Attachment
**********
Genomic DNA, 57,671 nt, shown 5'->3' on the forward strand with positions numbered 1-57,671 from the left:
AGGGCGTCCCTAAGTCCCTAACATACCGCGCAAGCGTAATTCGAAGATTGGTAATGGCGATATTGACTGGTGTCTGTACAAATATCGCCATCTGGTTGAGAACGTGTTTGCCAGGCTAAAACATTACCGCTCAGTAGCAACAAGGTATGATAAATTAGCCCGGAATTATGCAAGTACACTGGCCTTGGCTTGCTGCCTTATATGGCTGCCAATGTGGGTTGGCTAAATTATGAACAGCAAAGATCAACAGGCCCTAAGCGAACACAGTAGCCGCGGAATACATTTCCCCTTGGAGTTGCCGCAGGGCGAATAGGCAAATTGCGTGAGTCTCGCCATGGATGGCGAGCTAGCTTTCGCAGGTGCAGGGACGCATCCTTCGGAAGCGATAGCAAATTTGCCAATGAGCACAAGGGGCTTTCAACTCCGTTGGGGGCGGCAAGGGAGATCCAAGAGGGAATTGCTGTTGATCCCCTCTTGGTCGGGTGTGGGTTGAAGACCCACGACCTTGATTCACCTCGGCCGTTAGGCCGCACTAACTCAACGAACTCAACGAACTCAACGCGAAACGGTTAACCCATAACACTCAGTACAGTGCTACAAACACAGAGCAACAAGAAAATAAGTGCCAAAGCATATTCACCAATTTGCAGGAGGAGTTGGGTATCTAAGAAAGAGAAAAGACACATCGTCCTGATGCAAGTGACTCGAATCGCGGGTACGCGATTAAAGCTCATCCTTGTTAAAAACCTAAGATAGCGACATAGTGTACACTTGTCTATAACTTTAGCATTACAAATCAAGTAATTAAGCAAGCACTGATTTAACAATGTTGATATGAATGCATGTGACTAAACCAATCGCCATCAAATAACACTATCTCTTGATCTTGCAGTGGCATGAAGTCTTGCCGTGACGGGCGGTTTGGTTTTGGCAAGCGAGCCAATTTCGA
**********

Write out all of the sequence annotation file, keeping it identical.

Genomic DNA, 57,671 nt, shown 5'->3' on the forward strand with positions numbered 1-57,671 from the left:
AGGGCGTCCCTAAGTCCCTAACATACCGCGCAAGCGTAATTCGAAGATTGGTAATGGCGATATTGACTGGTGTCTGTACAAATATCGCCATCTGGTTGAGAACGTGTTTGCCAGGCTAAAACATTACCGCTCAGTAGCAACAAGGTATGATAAATTAGCCCGGAATTATGCAAGTACACTGGCCTTGGCTTGCTGCCTTATATGGCTGCCAATGTGGGTTGGCTAAATTATGAACAGCAAAGATCAACAGGCCCTAAGCGAACACAGTAGCCGCGGAATACATTTCCCCTTGGAGTTGCCGCAGGGCGAATAGGCAAATTGCGTGAGTCTCGCCATGGATGGCGAGCTAGCTTTCGCAGGTGCAGGGACGCATCCTTCGGAAGCGATAGCAAATTTGCCAATGAGCACAAGGGGCTTTCAACTCCGTTGGGGGCGGCAAGGGAGATCCAAGAGGGAATTGCTGTTGATCCCCTCTTGGTCGGGTGTGGGTTGAAGACCCACGACCTTGATTCACCTCGGCCGTTAGGCCGCACTAACTCAACGAACTCAACGAACTCAACGCGAAACGGTTAACCCATAACACTCAGTACAGTGCTACAAACACAGAGCAACAAGAAAATAAGTGCCAAAGCATATTCACCAATTTGCAGGAGGAGTTGGGTATCTAAGAAAGAGAAAAGACACATCGTCCTGATGCAAGTGACTCGAATCGCGGGTACGCGATTAAAGCTCATCCTTGTTAAAAACCTAAGATAGCGACATAGTGTACACTTGTCTATAACTTTAGCATTACAAATCAAGTAATTAAGCAAGCACTGATTTAACAATGTTGATATGAATGCATGTGACTAAACCAATCGCCATCAAATAACACTATCTCTTGATCTTGCAGTGGCATGAAGTCTTGCCGTGACGGGCGGTTTGGTTTTGGCAAGCGAGCCAATTTCGA